UMD AOSC Seminar
The Impact of Tropospheric Aerosols, Volcanoes, and Ocean Circulation on Global Climate
Professor Ross Salawitch and Dr. Tim Canty
University of Maryland
We examine the globally averaged surface temperature record, from 1900 to present, in terms of historical change in external factors that drive the radiative forcing of climate. The most uncertain external factor is net anthropogenic aerosol radiative forcing (NAARF). We present a new, simple parameterization for NAARF tied to emission time series for 6 types of aerosols (4 that cool, 2 that warm) provided in a database prepared for the next IPCC report. We use this parameterization to assess the impact of uncertainty in NAARF on our understanding of past and future climate. Our model can be tuned to match the observed temperature record via use of either substantial internal climate feedbacks to offset large NAARF cooling or moderate climate feedback together with slight NAARF cooling: clearly, this type of cantilevering is operative within IPCC climate models. We show that remarkably close consistency between modeled and measured surface temperature anomalies can be achieved, independent of NAARF, when temporal variation in the exchange of heat between the atmosphere and oceans is considered. We suggest increases in stratospheric aerosol optical depth following the eruption of Mt. Pinatubo and other volcanoes during the past century have had a much smaller influence on global climate than is commonly assumed. Model tuning, while perhaps benign for our understanding of past climate, has considerable consequences for projections of future climate. We suggest uncertainties in the projection of future climate could be greatly reduced if the community could precisely define NAARF for the present-day climate system.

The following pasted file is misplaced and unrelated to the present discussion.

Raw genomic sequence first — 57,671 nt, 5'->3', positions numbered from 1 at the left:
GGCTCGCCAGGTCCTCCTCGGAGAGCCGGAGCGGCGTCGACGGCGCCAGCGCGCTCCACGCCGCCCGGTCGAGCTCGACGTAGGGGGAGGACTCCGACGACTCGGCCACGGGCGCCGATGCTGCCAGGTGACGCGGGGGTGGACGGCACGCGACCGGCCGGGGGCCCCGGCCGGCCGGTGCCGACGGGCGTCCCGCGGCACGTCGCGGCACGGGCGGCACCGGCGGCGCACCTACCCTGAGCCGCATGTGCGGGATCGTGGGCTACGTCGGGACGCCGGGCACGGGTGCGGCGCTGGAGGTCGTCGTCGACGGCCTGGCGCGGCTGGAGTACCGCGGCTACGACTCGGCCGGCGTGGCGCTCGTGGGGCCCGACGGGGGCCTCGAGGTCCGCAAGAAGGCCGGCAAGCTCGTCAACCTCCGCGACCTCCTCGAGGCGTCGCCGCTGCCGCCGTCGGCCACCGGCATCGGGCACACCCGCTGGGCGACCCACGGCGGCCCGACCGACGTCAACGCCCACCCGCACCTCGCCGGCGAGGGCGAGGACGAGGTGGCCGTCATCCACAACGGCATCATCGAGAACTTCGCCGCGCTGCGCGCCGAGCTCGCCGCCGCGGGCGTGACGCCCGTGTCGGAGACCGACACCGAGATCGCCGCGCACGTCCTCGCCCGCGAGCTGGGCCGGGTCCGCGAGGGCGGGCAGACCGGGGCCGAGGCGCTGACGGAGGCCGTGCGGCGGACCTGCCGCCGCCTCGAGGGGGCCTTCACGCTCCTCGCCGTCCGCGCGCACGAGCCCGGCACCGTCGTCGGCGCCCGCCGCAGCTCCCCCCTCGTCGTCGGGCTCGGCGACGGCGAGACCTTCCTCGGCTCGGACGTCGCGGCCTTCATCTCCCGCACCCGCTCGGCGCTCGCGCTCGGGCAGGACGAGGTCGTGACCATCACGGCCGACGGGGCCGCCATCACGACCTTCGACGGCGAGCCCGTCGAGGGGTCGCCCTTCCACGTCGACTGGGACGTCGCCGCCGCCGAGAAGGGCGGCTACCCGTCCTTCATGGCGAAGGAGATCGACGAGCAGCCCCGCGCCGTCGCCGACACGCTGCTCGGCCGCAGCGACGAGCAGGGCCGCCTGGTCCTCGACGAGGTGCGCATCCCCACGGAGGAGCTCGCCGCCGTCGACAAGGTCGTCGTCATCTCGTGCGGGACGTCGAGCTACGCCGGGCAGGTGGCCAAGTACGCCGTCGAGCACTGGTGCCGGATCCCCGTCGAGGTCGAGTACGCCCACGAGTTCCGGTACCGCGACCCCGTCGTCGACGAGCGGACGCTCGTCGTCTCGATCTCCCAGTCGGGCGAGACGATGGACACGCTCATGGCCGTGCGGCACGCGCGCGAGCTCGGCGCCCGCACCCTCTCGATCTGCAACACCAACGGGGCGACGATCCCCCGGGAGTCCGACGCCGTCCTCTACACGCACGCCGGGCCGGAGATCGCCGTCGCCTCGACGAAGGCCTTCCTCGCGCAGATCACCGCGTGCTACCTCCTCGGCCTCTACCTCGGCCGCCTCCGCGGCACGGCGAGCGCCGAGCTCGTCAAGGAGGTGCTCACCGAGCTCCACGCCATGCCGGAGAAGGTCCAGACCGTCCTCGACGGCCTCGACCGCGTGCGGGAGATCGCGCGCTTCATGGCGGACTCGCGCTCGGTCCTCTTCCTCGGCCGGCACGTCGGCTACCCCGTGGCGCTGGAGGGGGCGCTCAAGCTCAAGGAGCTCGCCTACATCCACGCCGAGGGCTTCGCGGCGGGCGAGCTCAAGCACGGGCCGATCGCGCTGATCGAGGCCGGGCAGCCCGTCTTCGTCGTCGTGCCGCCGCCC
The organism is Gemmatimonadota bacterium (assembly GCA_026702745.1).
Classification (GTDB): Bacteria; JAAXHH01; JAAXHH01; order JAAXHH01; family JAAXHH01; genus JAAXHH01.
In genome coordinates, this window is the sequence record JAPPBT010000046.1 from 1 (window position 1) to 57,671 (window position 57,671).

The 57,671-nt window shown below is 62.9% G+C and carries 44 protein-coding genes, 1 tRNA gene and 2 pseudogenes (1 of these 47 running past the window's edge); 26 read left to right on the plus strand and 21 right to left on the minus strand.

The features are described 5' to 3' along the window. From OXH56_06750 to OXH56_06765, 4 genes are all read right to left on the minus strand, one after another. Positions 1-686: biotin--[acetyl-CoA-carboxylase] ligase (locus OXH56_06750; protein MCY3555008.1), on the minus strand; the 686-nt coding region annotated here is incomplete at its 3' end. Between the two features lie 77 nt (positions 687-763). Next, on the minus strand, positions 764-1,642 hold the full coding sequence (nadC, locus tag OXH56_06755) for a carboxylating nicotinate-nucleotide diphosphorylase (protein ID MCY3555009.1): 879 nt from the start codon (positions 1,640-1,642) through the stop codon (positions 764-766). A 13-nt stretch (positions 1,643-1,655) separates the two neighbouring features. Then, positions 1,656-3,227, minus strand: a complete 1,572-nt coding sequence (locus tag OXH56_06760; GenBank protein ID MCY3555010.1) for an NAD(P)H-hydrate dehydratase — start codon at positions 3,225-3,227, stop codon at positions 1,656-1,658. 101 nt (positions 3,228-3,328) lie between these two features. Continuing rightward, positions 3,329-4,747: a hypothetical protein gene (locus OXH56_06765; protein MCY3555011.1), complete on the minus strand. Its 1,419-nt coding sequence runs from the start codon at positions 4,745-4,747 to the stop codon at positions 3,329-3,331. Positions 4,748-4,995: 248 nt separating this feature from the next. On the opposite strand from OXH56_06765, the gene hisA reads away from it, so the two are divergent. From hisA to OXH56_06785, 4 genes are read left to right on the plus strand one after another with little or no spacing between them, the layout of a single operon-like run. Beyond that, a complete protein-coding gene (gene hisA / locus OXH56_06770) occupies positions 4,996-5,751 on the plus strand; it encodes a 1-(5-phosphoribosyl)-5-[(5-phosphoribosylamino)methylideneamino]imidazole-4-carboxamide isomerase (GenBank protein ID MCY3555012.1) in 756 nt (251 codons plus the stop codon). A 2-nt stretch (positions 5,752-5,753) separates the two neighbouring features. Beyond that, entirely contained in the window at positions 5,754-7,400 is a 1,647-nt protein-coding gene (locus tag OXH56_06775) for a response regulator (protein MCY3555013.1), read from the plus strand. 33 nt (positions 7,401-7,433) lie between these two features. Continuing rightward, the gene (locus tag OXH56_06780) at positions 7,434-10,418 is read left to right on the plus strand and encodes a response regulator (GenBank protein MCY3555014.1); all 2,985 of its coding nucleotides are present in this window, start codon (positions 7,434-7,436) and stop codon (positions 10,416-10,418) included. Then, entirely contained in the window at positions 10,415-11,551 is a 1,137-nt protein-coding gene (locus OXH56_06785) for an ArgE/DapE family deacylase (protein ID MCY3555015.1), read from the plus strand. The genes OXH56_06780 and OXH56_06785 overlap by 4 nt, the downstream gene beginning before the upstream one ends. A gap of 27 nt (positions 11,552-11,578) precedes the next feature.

Note: this presentation reports on work carried out at UMCP by Tim Canty, Nora Mascioli, Matthew Smarte, and Ross Salawitch.
Thursday, March 15, 2012
AOSC494: Atmospheric and Oceanic Science Seminar
AOSC 818: Frontiers in Atmosphere, Ocean, Climate, and Synoptic Meteorology Research